Mike Adamson, chief executive of the British Red Cross, told delegates at Fundraising Live yesterday that changes to fundraising were about "doing the right thing".
Adamson, who chaired the opt-in working group on behalf of NCVO last year, said that when he was looking at the regualtions last year he realised it was about "just stepping back and doing the right thing" and not just following the letter of the law.
In touch with the Fundraising Regulator
Adamson has said he wants the guidance produced by the opt-in working group to be “elevated beyond the Code of Fundraising Practice”, and that he has already approached the Fundraising Regulator about this.
In a speech made at Fundraising Live in London yesterday, Adamson said that he had already been in contact with the Fundraising Regulator seeking to “elevate the working group guidance above the status of the Code of Fundraising Practice. However, I’m not entirely sure whether or not we will be successful with that”.
Adamson was announced as the chair of an NCVO working group that was originally intended to look into opt-in fundraising communications in January 2016. He said in his speech that, based on its investigations, the group changed its focus to "putting the donor in charge of their preferences", and published its work in September 2016.
Sector needs to build ‘longer and deeper relationships’ with donors
He also said that the British Red Cross was trying to build “longer and deeper relationships” with its existing supporters, by trying to work out “what drives them to give”.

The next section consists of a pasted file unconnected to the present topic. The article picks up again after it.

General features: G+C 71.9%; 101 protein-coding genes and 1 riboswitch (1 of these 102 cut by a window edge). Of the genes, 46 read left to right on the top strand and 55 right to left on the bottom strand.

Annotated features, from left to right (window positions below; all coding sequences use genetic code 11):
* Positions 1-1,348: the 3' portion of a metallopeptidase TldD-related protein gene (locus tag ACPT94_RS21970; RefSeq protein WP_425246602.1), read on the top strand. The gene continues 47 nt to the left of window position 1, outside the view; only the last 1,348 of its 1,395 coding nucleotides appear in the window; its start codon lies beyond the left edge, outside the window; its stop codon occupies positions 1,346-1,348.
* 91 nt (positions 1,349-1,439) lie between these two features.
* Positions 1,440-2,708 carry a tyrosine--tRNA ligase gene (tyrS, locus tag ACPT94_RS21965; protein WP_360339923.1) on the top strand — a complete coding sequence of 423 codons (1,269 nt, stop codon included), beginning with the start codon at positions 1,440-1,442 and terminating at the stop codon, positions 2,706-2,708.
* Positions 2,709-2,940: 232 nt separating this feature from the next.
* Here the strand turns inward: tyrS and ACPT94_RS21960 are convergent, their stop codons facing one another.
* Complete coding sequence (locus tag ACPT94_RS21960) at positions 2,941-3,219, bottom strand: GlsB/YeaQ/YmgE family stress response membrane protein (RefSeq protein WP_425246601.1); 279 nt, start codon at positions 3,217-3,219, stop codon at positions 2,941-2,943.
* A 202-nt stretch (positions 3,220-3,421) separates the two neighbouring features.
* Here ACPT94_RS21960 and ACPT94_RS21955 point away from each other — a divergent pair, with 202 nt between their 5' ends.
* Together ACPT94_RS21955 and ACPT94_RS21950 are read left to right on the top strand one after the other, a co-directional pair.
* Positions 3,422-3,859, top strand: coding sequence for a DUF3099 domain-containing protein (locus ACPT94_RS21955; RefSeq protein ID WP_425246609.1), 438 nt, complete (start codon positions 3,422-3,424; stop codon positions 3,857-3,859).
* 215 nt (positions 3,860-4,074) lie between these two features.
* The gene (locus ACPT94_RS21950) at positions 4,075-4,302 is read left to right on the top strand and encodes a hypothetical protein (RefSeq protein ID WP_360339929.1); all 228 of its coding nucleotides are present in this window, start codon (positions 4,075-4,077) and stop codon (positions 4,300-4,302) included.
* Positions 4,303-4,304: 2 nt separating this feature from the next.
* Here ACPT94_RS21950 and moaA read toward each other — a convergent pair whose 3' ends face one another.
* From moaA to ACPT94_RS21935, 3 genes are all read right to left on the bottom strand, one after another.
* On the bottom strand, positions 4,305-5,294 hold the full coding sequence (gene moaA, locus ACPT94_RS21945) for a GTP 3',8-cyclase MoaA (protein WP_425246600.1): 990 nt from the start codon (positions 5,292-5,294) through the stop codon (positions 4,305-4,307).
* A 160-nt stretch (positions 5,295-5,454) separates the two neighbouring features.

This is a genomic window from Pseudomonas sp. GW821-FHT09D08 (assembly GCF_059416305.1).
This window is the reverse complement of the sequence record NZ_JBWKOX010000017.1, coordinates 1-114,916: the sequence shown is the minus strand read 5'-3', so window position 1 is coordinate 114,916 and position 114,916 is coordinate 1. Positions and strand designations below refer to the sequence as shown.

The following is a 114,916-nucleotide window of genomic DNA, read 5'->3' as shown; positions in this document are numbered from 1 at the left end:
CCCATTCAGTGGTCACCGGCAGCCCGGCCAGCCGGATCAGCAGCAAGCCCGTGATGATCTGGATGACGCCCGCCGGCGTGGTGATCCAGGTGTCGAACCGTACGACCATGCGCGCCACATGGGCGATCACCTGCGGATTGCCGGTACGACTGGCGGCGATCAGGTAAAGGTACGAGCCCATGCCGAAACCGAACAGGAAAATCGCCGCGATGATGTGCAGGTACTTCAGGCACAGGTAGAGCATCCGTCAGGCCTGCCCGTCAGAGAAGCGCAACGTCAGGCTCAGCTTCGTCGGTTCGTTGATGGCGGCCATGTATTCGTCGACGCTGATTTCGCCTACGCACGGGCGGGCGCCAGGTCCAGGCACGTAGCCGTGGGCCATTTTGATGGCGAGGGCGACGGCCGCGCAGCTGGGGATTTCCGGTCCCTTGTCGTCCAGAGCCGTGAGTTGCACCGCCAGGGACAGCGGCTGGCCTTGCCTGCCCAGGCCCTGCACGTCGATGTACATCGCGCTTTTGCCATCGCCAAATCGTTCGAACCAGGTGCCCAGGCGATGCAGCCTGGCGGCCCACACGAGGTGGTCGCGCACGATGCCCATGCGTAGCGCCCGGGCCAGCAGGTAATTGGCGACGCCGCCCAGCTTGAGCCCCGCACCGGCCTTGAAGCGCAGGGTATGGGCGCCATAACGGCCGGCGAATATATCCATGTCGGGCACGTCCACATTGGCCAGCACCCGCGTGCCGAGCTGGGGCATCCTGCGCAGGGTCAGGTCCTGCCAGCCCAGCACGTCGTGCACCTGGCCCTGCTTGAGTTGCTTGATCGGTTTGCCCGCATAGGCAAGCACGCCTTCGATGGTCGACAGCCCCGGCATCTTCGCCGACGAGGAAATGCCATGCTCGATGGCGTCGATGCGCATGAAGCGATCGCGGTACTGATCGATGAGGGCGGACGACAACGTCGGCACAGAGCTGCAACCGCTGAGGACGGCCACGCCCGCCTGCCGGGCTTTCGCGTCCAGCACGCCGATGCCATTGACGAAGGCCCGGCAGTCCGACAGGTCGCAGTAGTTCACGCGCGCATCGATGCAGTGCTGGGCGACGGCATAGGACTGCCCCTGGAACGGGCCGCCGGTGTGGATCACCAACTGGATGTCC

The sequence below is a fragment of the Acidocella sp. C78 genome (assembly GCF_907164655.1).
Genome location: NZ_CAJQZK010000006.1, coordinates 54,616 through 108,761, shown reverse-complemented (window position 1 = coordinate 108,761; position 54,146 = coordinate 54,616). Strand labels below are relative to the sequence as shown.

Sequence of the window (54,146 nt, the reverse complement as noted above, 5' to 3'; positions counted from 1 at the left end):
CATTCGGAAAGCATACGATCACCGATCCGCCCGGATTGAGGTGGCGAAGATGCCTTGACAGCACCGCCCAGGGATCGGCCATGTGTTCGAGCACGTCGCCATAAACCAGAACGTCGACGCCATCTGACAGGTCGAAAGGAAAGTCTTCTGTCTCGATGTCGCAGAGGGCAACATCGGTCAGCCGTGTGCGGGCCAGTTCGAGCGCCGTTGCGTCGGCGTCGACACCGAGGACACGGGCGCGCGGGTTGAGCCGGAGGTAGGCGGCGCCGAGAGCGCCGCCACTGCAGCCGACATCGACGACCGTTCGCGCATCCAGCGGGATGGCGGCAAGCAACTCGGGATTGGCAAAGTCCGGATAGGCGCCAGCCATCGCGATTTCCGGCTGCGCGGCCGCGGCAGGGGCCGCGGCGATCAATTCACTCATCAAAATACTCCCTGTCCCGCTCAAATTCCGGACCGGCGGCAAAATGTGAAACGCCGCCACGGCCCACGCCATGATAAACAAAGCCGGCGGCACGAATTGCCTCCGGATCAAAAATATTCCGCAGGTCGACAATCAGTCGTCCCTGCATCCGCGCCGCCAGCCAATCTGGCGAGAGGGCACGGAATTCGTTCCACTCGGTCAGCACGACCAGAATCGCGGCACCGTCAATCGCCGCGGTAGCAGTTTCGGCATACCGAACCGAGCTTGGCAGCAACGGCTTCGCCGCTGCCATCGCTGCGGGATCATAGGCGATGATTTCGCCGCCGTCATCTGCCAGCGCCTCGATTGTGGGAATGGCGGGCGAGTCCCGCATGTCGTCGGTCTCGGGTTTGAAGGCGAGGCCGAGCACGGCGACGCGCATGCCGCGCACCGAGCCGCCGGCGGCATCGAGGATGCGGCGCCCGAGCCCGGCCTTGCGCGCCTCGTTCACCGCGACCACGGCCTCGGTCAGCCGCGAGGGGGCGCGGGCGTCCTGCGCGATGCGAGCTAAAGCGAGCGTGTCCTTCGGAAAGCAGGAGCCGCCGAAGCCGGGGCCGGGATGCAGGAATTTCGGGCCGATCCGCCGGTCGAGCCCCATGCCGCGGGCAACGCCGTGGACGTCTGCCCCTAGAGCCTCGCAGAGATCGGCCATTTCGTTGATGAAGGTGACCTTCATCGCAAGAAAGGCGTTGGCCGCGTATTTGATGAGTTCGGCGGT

The British Red Cross announced in February last year that it had an undertaking with the Information Commissioner's Office to move to opt-in fundraising communications within 12-months.
He said that while the organisation had around half a million regular givers, they don’t know a great deal about them personally.
“We have half a million regular givers and we know reasonably well what makes them want to give to us, but we know almost nothing about them as people. How can we forge deeper and longer relationships with these people, if we don’t know that?”
Adamson also said that, due to the Red Cross’ desire to better understands its supports, the organisation had discovered it had over 125,000 “lapsed volunteers” who give more per capita than the rest of the population.
Mike Adamson has also written a blog expanding on some of the topics he covered in his speech yesterday. The blog can be read for free here.